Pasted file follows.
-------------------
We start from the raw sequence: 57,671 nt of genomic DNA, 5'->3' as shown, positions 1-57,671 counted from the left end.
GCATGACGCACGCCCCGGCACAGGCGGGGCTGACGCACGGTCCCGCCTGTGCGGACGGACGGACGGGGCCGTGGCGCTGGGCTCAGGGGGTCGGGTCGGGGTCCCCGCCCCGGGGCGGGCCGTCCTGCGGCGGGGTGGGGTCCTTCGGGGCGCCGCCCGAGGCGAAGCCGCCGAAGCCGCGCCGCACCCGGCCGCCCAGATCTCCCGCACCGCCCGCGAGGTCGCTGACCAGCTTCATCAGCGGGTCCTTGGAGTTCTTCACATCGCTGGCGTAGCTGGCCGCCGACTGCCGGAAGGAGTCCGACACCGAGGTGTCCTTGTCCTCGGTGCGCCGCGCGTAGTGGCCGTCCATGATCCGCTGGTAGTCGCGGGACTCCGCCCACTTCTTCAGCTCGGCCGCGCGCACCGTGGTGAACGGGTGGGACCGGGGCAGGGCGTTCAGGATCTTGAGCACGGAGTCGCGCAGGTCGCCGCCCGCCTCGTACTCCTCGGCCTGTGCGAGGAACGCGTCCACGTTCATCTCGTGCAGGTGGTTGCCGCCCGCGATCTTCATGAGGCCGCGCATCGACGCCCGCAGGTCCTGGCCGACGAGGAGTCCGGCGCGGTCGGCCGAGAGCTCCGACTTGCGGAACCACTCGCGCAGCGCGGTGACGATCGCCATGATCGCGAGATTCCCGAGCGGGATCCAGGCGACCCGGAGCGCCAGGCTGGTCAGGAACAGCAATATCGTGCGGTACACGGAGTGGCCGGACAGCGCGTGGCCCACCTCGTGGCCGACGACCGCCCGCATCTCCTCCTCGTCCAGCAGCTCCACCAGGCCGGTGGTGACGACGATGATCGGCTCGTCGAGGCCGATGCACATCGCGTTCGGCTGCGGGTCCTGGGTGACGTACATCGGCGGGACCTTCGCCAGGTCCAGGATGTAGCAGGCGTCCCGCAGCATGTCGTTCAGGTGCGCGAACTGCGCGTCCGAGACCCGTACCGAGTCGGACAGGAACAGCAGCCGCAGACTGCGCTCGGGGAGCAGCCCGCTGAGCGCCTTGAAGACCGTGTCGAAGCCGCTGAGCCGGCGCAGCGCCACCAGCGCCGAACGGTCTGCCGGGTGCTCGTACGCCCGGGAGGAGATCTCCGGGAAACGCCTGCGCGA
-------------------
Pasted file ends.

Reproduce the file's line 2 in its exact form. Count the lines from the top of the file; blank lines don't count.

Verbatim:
GCATGACGCACGCCCCGGCACAGGCGGGGCTGACGCACGGTCCCGCCTGTGCGGACGGACGGACGGGGCCGTGGCGCTGGGCTCAGGGGGTCGGGTCGGGGTCCCCGCCCCGGGGCGGGCCGTCCTGCGGCGGGGTGGGGTCCTTCGGGGCGCCGCCCGAGGCGAAGCCGCCGAAGCCGCGCCGCACCCGGCCGCCCAGATCTCCCGCACCGCCCGCGAGGTCGCTGACCAGCTTCATCAGCGGGTCCTTGGAGTTCTTCACATCGCTGGCGTAGCTGGCCGCCGACTGCCGGAAGGAGTCCGACACCGAGGTGTCCTTGTCCTCGGTGCGCCGCGCGTAGTGGCCGTCCATGATCCGCTGGTAGTCGCGGGACTCCGCCCACTTCTTCAGCTCGGCCGCGCGCACCGTGGTGAACGGGTGGGACCGGGGCAGGGCGTTCAGGATCTTGAGCACGGAGTCGCGCAGGTCGCCGCCCGCCTCGTACTCCTCGGCCTGTGCGAGGAACGCGTCCACGTTCATCTCGTGCAGGTGGTTGCCGCCCGCGATCTTCATGAGGCCGCGCATCGACGCCCGCAGGTCCTGGCCGACGAGGAGTCCGGCGCGGTCGGCCGAGAGCTCCGACTTGCGGAACCACTCGCGCAGCGCGGTGACGATCGCCATGATCGCGAGATTCCCGAGCGGGATCCAGGCGACCCGGAGCGCCAGGCTGGTCAGGAACAGCAATATCGTGCGGTACACGGAGTGGCCGGACAGCGCGTGGCCCACCTCGTGGCCGACGACCGCCCGCATCTCCTCCTCGTCCAGCAGCTCCACCAGGCCGGTGGTGACGACGATGATCGGCTCGTCGAGGCCGATGCACATCGCGTTCGGCTGCGGGTCCTGGGTGACGTACATCGGCGGGACCTTCGCCAGGTCCAGGATGTAGCAGGCGTCCCGCAGCATGTCGTTCAGGTGCGCGAACTGCGCGTCCGAGACCCGTACCGAGTCGGACAGGAACAGCAGCCGCAGACTGCGCTCGGGGAGCAGCCCGCTGAGCGCCTTGAAGACCGTGTCGAAGCCGCTGAGCCGGCGCAGCGCCACCAGCGCCGAACGGTCTGCCGGGTGCTCGTACGCCCGGGAGGAGATCTCCGGGAAACGCCTGCGCGA